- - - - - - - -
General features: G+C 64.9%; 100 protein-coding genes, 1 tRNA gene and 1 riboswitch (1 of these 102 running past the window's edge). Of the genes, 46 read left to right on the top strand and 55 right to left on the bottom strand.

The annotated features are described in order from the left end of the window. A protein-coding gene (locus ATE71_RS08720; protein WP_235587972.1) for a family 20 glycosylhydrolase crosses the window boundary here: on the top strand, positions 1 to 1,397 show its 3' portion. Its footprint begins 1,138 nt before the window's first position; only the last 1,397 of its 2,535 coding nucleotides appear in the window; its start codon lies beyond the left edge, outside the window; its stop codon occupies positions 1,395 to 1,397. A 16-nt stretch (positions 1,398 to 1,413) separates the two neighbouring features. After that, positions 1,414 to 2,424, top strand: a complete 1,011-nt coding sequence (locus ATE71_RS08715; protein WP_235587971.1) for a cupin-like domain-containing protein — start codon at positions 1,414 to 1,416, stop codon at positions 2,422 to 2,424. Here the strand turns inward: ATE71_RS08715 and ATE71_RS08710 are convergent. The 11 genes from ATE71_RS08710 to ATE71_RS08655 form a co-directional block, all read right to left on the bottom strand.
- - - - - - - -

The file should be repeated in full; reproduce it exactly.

General features: G+C 64.9%; 100 protein-coding genes, 1 tRNA gene and 1 riboswitch (1 of these 102 running past the window's edge). Of the genes, 46 read left to right on the top strand and 55 right to left on the bottom strand.

The annotated features are described in order from the left end of the window. A protein-coding gene (locus ATE71_RS08720; protein WP_235587972.1) for a family 20 glycosylhydrolase crosses the window boundary here: on the top strand, positions 1 to 1,397 show its 3' portion. Its footprint begins 1,138 nt before the window's first position; only the last 1,397 of its 2,535 coding nucleotides appear in the window; its start codon lies beyond the left edge, outside the window; its stop codon occupies positions 1,395 to 1,397. A 16-nt stretch (positions 1,398 to 1,413) separates the two neighbouring features. After that, positions 1,414 to 2,424, top strand: a complete 1,011-nt coding sequence (locus ATE71_RS08715; protein WP_235587971.1) for a cupin-like domain-containing protein — start codon at positions 1,414 to 1,416, stop codon at positions 2,422 to 2,424. Here the strand turns inward: ATE71_RS08715 and ATE71_RS08710 are convergent. The 11 genes from ATE71_RS08710 to ATE71_RS08655 form a co-directional block, all read right to left on the bottom strand.